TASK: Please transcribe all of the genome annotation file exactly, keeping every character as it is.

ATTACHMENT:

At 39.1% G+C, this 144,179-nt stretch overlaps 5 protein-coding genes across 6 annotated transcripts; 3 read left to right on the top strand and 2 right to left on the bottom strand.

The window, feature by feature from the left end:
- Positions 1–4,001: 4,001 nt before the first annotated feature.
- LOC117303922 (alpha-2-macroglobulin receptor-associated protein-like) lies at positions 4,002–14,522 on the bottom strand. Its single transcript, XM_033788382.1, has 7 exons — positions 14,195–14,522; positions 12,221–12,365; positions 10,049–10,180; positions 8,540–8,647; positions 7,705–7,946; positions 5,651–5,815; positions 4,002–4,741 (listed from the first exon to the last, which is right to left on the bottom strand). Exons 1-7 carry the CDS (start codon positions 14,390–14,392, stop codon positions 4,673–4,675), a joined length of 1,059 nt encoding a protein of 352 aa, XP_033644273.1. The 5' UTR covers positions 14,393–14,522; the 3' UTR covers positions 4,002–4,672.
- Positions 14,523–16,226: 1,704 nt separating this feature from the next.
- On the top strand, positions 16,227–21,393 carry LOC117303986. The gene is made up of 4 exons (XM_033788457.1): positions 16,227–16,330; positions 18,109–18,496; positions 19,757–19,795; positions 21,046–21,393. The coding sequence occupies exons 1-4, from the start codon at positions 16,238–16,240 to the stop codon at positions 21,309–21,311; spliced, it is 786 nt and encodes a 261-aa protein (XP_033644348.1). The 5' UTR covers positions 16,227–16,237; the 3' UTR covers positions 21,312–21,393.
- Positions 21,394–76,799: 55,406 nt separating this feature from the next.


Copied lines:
At 39.1% G+C, this 144,179-nt stretch overlaps 5 protein-coding genes across 6 annotated transcripts; 3 read left to right on the top strand and 2 right to left on the bottom strand.

The window, feature by feature from the left end:
- Positions 1–4,001: 4,001 nt before the first annotated feature.
- LOC117303922 (alpha-2-macroglobulin receptor-associated protein-like) lies at positions 4,002–14,522 on the bottom strand. Its single transcript, XM_033788382.1, has 7 exons — positions 14,195–14,522; positions 12,221–12,365; positions 10,049–10,180; positions 8,540–8,647; positions 7,705–7,946; positions 5,651–5,815; positions 4,002–4,741 (listed from the first exon to the last, which is right to left on the bottom strand). Exons 1-7 carry the CDS (start codon positions 14,390–14,392, stop codon positions 4,673–4,675), a joined length of 1,059 nt encoding a protein of 352 aa, XP_033644273.1. The 5' UTR covers positions 14,393–14,522; the 3' UTR covers positions 4,002–4,672.
- Positions 14,523–16,226: 1,704 nt separating this feature from the next.
- On the top strand, positions 16,227–21,393 carry LOC117303986. The gene is made up of 4 exons (XM_033788457.1): positions 16,227–16,330; positions 18,109–18,496; positions 19,757–19,795; positions 21,046–21,393. The coding sequence occupies exons 1-4, from the start codon at positions 16,238–16,240 to the stop codon at positions 21,309–21,311; spliced, it is 786 nt and encodes a 261-aa protein (XP_033644348.1). The 5' UTR covers positions 16,227–16,237; the 3' UTR covers positions 21,312–21,393.
- Positions 21,394–76,799: 55,406 nt separating this feature from the next.